It is a Wonderfool tool – he's no longer around, or no longer working on these tools, is he? You could try posting a message at the Grease Pit for Erutuon to see if he can help. — SGconlaw (talk) 17:02, 23 July 2018 (UTC)
Sorry for not clarifying the motivation before. In my understanding, "Citations talk:" only exists as a namespace for technical reasons. It's not very easily accessible to readers, since it's blocked out of view unless you type it in manually. So, discussion about the citations is normally done on the talk page of said entry. I tend to keep watch of the namespace, in case of any uncaught vandalism, inappropriate pages, etc. I would support modifying the archiving tool. I also wonder if there's a way to protect the namespace from being used at all, since I can't think of a situation where it would be necessary. Locking it may be equally unnecessary though, possibly. PseudoSkull (talk) 17:26, 23 July 2018 (UTC)
Yes, it's possible to create an abuse filter on that namespace (id 115). DTLHS (talk) 02:15, 24 July 2018 (UTC)

Rhymes (again)Edit

The rhymes "bigmouth" and "birdsmouth" that you added I have moved into a "Partial rhymes" section, as these are not stressed on the final syllable. Could you check to see if there any other pages where you have added rhymes incorrectly, and correct them as need be? Thanks. — 12:17, 27 July 2018 (UTC)

I’m afraid these were added by me a long time ago when I was less familiar with the “Rhymes:” pages. I have no idea what other rhymes I added at that time. — SGconlaw (talk) 15:04, 27 July 2018 (UTC)

anarchie militaire as French for barracks emperorEdit

Discussion moved to Talk:barracks emperor#French translation.

kummerbunds etc.Edit

If you want a dot after plurals, please discuss making the template do this, rather than adding them by hand. Equinox 14:52, 16 September 2018 (UTC)

OK, where? At the Beer Parlour? — SGconlaw (talk) 14:53, 16 September 2018 (UTC)

utopographer related termsEdit

Discussion moved to Talk:utopographer.


Guidance updated? - Amgine/ t·e 20:07, 21 September 2018 (UTC)

Hmmm. Well, I have to say I haven't really been sticking strictly to that advice, since a fair number of the terms that are nominated for WOTD by other editors don't really follow that guideline. Personally, I don't mind some obsolete, archaic or rare words from time to time. — SGconlaw (talk) 20:13, 21 September 2018 (UTC)


Discussion moved to Template talk:quote-book.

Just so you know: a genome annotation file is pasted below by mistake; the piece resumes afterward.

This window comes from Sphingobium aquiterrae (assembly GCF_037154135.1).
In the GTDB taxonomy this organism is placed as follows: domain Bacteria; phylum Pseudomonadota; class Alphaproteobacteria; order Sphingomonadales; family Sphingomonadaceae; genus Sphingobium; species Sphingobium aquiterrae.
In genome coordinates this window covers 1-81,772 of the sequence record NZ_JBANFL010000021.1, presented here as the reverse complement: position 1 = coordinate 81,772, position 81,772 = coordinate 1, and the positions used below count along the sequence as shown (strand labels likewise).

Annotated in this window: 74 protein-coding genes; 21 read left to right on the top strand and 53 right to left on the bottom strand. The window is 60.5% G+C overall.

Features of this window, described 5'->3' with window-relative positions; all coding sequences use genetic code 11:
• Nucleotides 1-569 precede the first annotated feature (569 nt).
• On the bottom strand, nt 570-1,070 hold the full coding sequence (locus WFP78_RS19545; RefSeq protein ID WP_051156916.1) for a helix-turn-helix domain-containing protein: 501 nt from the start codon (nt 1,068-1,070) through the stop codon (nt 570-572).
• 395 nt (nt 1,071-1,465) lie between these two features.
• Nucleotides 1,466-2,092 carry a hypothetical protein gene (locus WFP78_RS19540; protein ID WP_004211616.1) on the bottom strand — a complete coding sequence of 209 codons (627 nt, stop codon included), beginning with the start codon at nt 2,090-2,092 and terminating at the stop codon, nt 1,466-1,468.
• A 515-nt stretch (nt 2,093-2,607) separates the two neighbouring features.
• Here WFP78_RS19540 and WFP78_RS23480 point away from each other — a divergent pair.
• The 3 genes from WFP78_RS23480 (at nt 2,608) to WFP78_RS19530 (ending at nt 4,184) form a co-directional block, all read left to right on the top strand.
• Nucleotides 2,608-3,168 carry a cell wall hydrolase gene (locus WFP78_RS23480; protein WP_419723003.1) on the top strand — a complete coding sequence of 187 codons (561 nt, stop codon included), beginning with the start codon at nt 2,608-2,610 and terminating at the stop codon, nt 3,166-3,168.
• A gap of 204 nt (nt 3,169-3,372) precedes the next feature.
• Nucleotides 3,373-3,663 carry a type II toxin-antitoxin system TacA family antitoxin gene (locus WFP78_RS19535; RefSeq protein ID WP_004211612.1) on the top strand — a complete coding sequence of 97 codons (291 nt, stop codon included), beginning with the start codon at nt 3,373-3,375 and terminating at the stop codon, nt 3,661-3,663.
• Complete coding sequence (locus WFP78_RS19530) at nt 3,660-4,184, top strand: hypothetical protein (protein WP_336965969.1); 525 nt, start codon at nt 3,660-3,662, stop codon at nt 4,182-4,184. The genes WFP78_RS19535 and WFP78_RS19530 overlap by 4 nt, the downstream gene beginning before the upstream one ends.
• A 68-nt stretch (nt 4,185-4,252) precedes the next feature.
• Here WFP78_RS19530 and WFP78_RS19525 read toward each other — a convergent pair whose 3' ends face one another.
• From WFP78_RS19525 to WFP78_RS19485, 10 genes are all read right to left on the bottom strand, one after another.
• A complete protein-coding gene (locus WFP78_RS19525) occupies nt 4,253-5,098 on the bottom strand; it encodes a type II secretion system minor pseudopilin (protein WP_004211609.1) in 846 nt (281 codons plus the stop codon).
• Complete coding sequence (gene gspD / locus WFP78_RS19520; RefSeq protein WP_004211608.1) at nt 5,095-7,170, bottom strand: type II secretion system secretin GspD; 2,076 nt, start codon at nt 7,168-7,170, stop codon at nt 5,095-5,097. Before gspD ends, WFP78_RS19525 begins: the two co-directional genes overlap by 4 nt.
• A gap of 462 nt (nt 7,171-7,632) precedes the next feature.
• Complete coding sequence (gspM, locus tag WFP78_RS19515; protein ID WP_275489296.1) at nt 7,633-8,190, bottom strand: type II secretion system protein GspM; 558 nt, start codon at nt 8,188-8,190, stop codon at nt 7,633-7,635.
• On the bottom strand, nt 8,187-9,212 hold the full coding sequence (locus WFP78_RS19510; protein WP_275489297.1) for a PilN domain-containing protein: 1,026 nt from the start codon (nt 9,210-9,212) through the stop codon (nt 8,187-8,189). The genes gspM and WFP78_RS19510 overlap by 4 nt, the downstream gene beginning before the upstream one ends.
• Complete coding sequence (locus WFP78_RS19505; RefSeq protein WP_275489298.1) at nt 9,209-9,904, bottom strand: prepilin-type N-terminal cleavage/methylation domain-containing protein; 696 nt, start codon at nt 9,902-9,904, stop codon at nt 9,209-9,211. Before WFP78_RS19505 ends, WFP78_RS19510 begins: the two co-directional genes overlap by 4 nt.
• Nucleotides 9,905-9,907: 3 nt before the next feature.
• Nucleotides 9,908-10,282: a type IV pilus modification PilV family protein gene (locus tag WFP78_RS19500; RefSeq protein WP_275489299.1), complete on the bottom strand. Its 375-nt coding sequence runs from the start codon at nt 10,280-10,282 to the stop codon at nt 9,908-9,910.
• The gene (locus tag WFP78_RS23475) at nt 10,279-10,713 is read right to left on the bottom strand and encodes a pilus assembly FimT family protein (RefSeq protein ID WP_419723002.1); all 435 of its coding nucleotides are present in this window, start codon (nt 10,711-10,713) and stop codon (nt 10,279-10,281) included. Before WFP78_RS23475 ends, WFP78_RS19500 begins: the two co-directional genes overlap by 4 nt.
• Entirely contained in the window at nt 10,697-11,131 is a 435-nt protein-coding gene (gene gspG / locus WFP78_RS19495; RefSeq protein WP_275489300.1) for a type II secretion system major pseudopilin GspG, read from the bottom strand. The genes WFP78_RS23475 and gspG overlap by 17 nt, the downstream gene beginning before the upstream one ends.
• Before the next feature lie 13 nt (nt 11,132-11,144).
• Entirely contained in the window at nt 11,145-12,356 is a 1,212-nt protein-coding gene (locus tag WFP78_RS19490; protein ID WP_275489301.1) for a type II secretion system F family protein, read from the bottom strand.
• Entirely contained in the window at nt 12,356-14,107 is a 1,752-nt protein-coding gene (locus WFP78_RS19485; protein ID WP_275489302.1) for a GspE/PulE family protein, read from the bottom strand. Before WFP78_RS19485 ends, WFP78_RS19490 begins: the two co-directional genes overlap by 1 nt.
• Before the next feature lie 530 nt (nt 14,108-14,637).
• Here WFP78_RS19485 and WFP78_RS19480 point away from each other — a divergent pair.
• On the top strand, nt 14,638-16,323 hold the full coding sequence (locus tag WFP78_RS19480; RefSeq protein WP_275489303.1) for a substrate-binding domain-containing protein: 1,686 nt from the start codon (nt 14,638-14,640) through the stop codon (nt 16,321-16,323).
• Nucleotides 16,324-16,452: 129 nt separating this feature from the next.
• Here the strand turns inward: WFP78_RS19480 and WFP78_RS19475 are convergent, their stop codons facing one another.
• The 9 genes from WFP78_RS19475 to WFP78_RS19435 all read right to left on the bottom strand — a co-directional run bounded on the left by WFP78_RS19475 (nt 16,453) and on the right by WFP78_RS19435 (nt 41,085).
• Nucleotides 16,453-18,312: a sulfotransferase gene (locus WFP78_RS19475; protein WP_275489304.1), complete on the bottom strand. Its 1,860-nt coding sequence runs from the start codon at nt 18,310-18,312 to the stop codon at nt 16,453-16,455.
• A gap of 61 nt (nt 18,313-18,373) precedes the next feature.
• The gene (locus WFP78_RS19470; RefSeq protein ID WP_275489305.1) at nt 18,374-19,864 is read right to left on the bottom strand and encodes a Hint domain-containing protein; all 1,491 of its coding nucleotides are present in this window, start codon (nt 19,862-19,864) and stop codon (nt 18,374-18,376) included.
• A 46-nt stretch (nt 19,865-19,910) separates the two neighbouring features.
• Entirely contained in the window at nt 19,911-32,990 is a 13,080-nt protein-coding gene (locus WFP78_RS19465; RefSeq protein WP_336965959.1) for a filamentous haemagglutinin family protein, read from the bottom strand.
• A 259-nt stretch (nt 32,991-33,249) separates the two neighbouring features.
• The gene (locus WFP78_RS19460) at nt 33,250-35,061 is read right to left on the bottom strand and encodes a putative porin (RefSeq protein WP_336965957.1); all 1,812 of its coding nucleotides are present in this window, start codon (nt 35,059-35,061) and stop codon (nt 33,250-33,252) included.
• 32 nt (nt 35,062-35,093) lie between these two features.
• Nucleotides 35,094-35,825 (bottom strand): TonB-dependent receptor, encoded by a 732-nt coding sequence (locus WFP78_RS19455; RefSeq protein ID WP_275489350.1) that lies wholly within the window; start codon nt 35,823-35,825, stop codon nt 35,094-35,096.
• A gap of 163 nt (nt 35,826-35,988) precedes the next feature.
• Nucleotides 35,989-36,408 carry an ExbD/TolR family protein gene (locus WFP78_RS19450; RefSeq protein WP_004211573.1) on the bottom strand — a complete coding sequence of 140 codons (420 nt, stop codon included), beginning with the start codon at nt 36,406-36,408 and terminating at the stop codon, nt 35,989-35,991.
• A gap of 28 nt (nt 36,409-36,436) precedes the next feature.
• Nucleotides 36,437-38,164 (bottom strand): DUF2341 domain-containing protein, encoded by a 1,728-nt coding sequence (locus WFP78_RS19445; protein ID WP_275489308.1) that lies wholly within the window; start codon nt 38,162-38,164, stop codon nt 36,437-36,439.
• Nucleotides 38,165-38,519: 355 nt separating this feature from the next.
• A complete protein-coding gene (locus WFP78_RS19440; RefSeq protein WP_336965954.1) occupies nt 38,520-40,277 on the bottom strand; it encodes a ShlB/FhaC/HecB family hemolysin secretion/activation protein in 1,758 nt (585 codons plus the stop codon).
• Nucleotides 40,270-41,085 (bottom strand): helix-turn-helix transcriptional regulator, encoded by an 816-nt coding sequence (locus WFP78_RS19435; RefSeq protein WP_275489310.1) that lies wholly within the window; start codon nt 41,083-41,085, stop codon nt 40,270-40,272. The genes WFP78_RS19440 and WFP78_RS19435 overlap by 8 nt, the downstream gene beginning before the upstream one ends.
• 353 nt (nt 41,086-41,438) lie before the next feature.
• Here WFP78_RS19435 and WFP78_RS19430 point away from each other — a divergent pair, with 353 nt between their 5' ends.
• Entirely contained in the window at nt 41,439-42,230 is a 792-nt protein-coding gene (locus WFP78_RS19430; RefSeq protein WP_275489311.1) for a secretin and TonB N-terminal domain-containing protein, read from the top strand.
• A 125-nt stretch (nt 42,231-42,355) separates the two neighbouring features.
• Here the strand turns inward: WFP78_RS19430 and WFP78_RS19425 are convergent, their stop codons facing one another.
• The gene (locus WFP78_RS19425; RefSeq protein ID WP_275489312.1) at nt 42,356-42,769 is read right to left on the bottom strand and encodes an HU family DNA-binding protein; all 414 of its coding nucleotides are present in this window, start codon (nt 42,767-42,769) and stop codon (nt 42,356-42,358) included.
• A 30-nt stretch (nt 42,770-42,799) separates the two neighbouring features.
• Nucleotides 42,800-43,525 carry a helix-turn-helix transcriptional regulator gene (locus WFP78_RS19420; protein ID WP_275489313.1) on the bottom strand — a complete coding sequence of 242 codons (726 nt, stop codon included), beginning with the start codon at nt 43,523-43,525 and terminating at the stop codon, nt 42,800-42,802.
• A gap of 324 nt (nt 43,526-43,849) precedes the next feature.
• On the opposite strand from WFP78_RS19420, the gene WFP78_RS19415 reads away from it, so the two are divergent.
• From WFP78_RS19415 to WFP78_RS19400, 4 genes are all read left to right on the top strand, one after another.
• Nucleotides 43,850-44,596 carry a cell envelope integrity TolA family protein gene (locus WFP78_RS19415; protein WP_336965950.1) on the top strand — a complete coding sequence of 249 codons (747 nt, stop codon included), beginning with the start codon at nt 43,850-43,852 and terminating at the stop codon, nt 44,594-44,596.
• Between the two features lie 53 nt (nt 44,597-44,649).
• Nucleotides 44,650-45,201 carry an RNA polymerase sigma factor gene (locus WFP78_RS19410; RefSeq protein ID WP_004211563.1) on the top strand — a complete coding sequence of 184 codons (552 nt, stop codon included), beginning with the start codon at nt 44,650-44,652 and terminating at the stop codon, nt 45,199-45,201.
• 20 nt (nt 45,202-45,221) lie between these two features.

Discussion moved to Category talk:en:Rastafari.


This has had a module error for quite some time. You seem to be the person most likely to be able to fix this- would you? Thanks! Chuck Entz (talk) 13:55, 1 October 2018 (UTC)

@Chuck Entz: OK, will get to it presently. — SGconlaw (talk) 19:18, 3 October 2018 (UTC)


Just wondering, what connection does this word have with World Teachers' Day? DTLHS (talk) 04:02, 5 October 2018 (UTC)

I was thinking it was something that English teachers might teach … oh, never mind!  SGconlaw (talk) 04:07, 5 October 2018 (UTC)


Please don't remove information just because an entry has been deleted. Just change the link instead, as I've done. Thanks. Andrew Sheedy (talk) 22:37, 20 October 2018 (UTC)

Ah, sorry. — SGconlaw (talk) 02:42, 21 October 2018 (UTC)
No worries. Andrew Sheedy (talk) 12:57, 21 October 2018 (UTC)

Template:RQ:Burton MelancholyEdit

  1. I note that most uses of this template (377/406) seem to display some text requesting "partition". This would not seem appropriate to be read by normal users. If indeed it is useful at all, wouldn't it be better to place the entry in a suitably name maintenance category.
  2. I also note that the template seems to force any text following it onto the following line, which is unsightly. See [[continue]]. If this is due to someone not following the documentation, it seems more to be a fault of the complexity of the template than any inadequacy of the contributor.
  3. Finally, in most application the bibliographic information is two-three times as long as the passage.

I don't have the ability or patience to try to resolve these matters, short of eliminating the baroque style and near-encyclopedic quantity of bibliographic information presented. DCDuring (talk) 03:32, 30 October 2018 (UTC)

I'm working with Benwing2 to do a bot run and try to resolve the more routine issues. Some uses which are in a non-standard format will just have to be edited by hand as and when spotted. — SGconlaw (talk) 03:51, 30 October 2018 (UTC)


I know you often get flak for including images for WOTD, but yesterday's image was very good. I was also surprised and impressed to see watervrees under "rabies". ←₰-→ Lingo Bingo Dingo (talk) 13:57, 14 November 2018 (UTC)